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Metro’s CBO Partnering Strategy Team Shares Its First Draft for Better Community Outreach and Partnerships
By Saybin Roberson, Contributing Writer
Published December 17, 2020

KeAndra Cylear-Dodds, Metro’s Executive Office of Equity and Race (Courtesy photo)

Since last year, Los Angeles Metro has worked to enhance, reconnect and deepen its relationship with Community-Based Organizations (CBOs) with goals of aligning and coordinating Metro’s current partnerships and to create a structure for the future. This past Friday, December 10, 2020, Metro’s CBO hosted a virtual meeting to discuss the strategy and recommendations with community leaders across Los Angeles.

As stated in the draft, “The CBO Strategy establishes clear and consistent parameters for Metro to continue partnering with CBOs, as appropriate, by formalizing partnership structures and developing mutually beneficial, equity-focused relationships that bring real and tangible benefits to the Agency, CBOs, and Los Angeles region.” The meeting held over Zoom was the first glimpse into a long journey of education and preparation for a better and more cohesive strategy to better serve those in underserved and compromised positions, much like the work done on Metro’s Blue Line which improved much of the programs delivery methods. For nearly two hours, several Metro staff workers who make up Metro’s CBO Partnering Strategy team discussed possibilities while also laying out the purpose, goal, and pre-determined recommendations for the project.

Led by KeAndra Cylear-Dodds, Metro’s executive office of Equity and Race, the meeting began with opening remarks as she welcomed each person and detailed exactly what Metro aims to fix. “The core objective is to increase access to opportunity for all and it recognizes that there are disparities that exist within our community that prevent full access for everyone, so our charge is really to understand and identify those disparities, and then come up with solutions that help address and eliminate those disparities. And so that’s, that’s what we’re working towards,” Cylear-Dodds explained. She continued on to say one of the main pillars of focus, to listen and learn, is largely based on community engagement which fuels CBO partnerships and the reason for the virtual meeting.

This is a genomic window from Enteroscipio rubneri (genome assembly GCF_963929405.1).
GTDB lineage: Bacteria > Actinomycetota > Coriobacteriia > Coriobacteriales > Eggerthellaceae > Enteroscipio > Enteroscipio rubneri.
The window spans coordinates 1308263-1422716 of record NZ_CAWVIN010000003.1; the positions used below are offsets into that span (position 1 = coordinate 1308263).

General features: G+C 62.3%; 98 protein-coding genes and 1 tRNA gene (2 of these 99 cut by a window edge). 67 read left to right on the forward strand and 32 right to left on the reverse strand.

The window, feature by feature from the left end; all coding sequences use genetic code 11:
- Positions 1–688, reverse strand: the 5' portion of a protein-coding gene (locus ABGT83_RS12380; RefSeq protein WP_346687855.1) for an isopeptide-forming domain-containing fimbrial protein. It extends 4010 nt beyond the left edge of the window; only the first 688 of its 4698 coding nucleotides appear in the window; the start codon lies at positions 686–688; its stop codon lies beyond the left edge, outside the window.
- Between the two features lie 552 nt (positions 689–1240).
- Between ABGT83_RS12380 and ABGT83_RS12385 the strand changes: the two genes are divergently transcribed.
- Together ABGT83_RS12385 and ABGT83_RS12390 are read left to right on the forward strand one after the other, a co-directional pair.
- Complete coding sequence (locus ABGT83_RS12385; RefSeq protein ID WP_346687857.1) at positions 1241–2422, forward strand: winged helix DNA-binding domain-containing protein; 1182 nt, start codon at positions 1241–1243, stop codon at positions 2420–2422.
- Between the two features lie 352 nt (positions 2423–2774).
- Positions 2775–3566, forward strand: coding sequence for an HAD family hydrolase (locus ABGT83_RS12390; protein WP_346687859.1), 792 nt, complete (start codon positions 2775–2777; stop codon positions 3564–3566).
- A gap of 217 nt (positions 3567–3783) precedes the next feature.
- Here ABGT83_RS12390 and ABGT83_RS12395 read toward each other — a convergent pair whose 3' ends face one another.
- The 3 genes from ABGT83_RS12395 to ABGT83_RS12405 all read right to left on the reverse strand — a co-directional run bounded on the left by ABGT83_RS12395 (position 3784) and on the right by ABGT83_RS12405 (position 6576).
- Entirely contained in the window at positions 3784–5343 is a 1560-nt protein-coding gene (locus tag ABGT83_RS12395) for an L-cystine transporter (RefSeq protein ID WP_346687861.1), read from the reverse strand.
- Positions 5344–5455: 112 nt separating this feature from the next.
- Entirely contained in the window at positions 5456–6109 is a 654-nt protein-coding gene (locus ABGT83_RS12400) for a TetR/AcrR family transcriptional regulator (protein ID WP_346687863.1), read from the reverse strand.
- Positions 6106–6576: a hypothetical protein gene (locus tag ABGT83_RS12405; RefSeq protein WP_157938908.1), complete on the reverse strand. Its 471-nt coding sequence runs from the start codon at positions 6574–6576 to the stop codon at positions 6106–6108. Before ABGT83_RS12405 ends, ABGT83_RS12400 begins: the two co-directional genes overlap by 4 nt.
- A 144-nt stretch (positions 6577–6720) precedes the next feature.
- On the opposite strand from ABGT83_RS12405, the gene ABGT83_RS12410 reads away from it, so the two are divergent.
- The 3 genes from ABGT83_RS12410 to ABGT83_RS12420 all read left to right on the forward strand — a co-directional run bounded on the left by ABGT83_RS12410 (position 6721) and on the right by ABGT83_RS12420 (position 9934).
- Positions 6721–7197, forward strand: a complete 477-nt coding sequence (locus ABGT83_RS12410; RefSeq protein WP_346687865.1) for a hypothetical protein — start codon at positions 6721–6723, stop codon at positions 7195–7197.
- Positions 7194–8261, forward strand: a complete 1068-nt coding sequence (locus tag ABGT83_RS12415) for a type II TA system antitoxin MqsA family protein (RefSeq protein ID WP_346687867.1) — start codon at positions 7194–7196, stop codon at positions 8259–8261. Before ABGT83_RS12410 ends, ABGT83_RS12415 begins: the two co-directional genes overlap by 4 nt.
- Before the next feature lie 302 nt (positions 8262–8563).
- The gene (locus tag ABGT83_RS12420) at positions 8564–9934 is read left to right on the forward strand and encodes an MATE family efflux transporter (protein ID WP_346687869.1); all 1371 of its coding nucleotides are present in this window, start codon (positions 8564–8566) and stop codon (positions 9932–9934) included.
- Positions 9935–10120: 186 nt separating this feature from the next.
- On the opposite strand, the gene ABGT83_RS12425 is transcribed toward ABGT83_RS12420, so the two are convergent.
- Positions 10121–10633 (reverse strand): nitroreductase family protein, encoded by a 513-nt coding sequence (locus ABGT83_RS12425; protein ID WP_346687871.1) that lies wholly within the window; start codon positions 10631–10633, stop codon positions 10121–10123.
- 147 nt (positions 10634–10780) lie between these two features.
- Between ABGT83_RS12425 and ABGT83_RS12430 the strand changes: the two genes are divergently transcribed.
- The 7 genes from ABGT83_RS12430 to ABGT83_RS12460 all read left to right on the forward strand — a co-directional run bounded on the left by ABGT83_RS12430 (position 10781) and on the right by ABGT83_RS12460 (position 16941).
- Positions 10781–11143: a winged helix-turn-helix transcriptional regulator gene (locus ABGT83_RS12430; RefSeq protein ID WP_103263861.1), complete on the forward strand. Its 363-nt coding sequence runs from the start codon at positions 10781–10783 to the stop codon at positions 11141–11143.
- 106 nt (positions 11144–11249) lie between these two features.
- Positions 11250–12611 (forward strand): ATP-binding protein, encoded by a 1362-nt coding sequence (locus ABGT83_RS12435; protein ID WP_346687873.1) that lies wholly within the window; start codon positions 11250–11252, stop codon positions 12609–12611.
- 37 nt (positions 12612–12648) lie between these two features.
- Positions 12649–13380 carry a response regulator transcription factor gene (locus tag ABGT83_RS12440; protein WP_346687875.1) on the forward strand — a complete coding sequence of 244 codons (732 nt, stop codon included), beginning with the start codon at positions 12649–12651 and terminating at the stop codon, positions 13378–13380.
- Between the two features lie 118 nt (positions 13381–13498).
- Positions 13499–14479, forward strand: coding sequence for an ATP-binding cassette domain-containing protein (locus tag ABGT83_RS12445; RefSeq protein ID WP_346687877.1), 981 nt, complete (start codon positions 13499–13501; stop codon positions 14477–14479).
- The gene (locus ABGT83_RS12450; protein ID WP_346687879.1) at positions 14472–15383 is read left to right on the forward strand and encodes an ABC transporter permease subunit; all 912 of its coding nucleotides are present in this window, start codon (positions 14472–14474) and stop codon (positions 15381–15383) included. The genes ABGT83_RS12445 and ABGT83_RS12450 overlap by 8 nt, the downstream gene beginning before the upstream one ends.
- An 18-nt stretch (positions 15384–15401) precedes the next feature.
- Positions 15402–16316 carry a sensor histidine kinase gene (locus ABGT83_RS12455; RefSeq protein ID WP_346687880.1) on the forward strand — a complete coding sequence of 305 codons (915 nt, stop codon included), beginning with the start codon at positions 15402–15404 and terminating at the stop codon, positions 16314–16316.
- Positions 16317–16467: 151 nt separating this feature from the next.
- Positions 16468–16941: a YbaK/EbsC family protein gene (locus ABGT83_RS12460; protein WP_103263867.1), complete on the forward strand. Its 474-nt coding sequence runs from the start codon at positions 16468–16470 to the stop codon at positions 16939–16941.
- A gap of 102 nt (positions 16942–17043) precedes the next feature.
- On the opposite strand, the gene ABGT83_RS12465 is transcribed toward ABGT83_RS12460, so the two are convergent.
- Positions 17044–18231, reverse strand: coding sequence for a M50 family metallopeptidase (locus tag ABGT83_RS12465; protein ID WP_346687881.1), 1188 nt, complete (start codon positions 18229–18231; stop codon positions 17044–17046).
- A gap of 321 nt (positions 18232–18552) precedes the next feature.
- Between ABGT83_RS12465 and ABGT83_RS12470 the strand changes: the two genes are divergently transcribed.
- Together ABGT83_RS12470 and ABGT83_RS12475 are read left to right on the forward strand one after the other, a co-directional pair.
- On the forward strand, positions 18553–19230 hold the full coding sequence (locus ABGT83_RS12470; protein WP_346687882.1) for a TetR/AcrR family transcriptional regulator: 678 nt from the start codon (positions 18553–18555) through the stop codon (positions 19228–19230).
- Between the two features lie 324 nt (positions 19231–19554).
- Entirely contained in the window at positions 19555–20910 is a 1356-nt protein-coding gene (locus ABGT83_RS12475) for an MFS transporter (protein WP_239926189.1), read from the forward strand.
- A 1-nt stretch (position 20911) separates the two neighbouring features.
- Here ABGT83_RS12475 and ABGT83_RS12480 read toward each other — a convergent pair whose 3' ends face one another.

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According to CBO Partnering Strategy Draft, Metro added the Equity Platform Framework as a recognition of its influential role in Los Angeles and its duty to aid in reversing the disparities Cylear-Dodds spoke of. The draft details the four project phases and was of which Metro builds and maintains successful partnerships. The draft then goes into depth detailing the seven recommendations developed and designed from both internal and external sources to ensure the goals of reaching across the entire agency.

The recommendations listed are to establish a central home for the CBO Partnering Strategy, develop and maintain a comprehensive CBO partner database, use criteria to determine the compensation threshold, establish an internal library of resources and sample templates for CBO partnering, use a standard CBO partner chartering process, train Metro staff how to effectively partner with CBOs, and lastly, build CBOs’ capacity to navigate and partner with Metro.

Elizabeth Carvajal, Senior Director

During the call, listeners were also able to add their additional hopes for recommendations to several Metro staff members including Ayda Safaei, director, Construction Relations and Mitigation Programs, Elizabeth Carvajal, senior director, and Michael Cortez, community relations manager. Many of the recommendations suggested and heard by the team revolved around community involvement, outreach, accessibility, and determining ways to identify programs and proposals that best fit the surrounding community.

“I am hopeful it’s in the right direction, I know we really want to be able to compensate CBOs and bring them to the table, especially on a lot of these opportunities in procurement,” Cortez stated during the meeting. “Also training Metro staff on how to work with CBOs … having Metro understand how to work with the different communities out there is also going to be critical and that’s why we’re advancing that in these recommendations.”

Cylear-Dodds added in her remarks that clarity is going to be very necessary moving forward as well as acknowledgment of the needs of the community when thinking, building, and obtaining partnerships with CBOs. “I really look forward to figuring out how we improve upon this and how we continue to do all this work that’s necessary to move us along in this to a more equitable Metro and processes,” she continued.

Before closing, the group reassured that they would continue to hold virtual meetings to ensure that the strategy programs hit the mark.

 

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